social outcomes. Participants achieved greater literacy and higher
grades, and they were more likely to graduate high school. Later in
life, they were more likely to be employed-and to earn more-and less
likely to be on welfare. They also committed less crime and had lower
rates of teen pregnancy.
The authors estimate the rate of return for programs like the Perry
Project to be a substantial 16 percent. While some of this payback
accrues directly to the kids, in the form of higher earnings when
they're grown up, about three-quarters of it goes to the rest of us
in the form of lower crime and savings on prison spending. Heckman
and Masterov compare the return from investing in preschool kids with
the returns from lower class size in high school (smaller than the
return to preschool) and to GED programs (smaller still). They
propose that the return on investment declines with age, although
they don't offer a ton of quantitative evidence on this point.
The big economic return for intensive preschool for disadvantaged
kids has two implications. First, while many people advocate spending
on these kids for reasons of fairness or justice, Heckman and
Masterov make a different case. They're saying this preschool
spending is a sound economic investment. Each dollar we spend on
targeted, intensive preschool returns more than a dollar invested in,
say, a pretty good mutual fund.
Many families already make this investment on their own, either by
spending time with their kids or by purchasing high-quality child
care. Why involve governments? Well, Heckman and Masterov show that
if your kid goes to one of these programs, the rest of us get most of
the benefit. Economists assume that even if parents of disadvantaged
kids are rational and forward-looking-as if they didn't have enough
to worry about-they will invest in preschool only to boost their
kids' earnings and not to reduce crime and prison costs, which are
borne by the rest of us. As a result, even conscientious parents will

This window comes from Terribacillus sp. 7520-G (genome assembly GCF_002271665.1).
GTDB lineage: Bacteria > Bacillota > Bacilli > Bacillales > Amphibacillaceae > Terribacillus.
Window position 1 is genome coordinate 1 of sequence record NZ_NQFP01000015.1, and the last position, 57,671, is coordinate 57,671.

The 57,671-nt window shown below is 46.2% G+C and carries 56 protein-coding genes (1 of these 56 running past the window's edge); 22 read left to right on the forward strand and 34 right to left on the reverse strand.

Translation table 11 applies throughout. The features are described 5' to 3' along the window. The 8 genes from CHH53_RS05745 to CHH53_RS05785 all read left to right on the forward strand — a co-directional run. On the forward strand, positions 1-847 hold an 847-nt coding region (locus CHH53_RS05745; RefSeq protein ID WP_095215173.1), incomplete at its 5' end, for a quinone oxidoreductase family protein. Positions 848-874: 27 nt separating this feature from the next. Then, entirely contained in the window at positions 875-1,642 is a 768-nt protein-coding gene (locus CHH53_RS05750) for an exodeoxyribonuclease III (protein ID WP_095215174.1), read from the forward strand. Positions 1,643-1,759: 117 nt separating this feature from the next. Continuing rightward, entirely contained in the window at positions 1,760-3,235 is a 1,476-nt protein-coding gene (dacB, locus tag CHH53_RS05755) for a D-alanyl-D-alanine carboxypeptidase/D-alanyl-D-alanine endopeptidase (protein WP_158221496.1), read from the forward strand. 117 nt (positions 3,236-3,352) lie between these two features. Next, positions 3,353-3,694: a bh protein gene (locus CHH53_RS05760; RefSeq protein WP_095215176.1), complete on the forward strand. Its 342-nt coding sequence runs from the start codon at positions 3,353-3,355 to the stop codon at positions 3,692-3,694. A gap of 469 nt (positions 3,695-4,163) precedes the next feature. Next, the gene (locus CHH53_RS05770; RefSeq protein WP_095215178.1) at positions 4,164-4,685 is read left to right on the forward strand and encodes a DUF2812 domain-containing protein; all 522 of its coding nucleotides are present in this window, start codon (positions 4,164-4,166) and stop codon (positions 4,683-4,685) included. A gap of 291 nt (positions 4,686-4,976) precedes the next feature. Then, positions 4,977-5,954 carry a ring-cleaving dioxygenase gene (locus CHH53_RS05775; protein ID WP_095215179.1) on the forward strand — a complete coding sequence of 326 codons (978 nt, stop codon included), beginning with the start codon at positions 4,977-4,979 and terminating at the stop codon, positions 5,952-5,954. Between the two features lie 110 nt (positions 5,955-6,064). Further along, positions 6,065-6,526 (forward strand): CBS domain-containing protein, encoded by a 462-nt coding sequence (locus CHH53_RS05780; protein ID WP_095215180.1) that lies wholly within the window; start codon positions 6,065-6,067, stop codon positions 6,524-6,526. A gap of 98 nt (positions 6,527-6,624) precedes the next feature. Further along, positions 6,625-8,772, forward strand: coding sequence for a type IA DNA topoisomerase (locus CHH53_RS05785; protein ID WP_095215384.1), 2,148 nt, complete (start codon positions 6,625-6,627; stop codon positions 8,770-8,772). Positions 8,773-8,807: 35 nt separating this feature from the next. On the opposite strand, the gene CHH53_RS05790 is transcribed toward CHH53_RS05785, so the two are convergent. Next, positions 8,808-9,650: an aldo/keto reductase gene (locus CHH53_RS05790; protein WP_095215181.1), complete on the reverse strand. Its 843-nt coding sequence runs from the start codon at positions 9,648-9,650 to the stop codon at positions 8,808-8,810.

under-invest. So, Economics 101 tells you-granted, in an
end-of-semester lecture that you probably skipped-that clearly this
is a job for government.
The hardheaded case for Perry-like preschool extends beyond higher
pay and reduced crime. Unlike many efforts to boost
productivity-think trickle-down-this one would reduce inequality as
well, by raising the incomes of the disadvantaged. Investing in
preschools can also enhance international competitiveness. Much of
the growth in American standards of living over the past half-century
has flowed from our population's ever-increasing educational
attainment. But for the generations born since 1950, the growth has
stopped. The problem is not that a college education costs too much,
but rather that many disadvantaged kids aren't academically ready for
college when they finish high school. And Heckman and Masterov argue
that it stems from the academic deficits they bring to kindergarten.
If preschool whips them into shape, they'll be better prepared for
all the other steps along the way.
A sales problem remains: These programs invade the traditional
province of the family, and in Heckman and Masterov's conception,
they would target disadvantaged populations that are
disproportionately minority. Wanted: a credible and sympathetic
pitchman. Paging Barack Obama.
Joel Waldfogel is the Ehrenkranz Family Professor of business and
public policy at the Wharton School of the University of
Pennsylvania. His book, The Tyranny of the Market: Why You Can't
Always Get What You Want, will be published by Harvard University
Press this year.

Article URL: http://www.slate.com/id/2166852/
Copyright 2007 Washingtonpost.Newsweek Interactive Co. LLC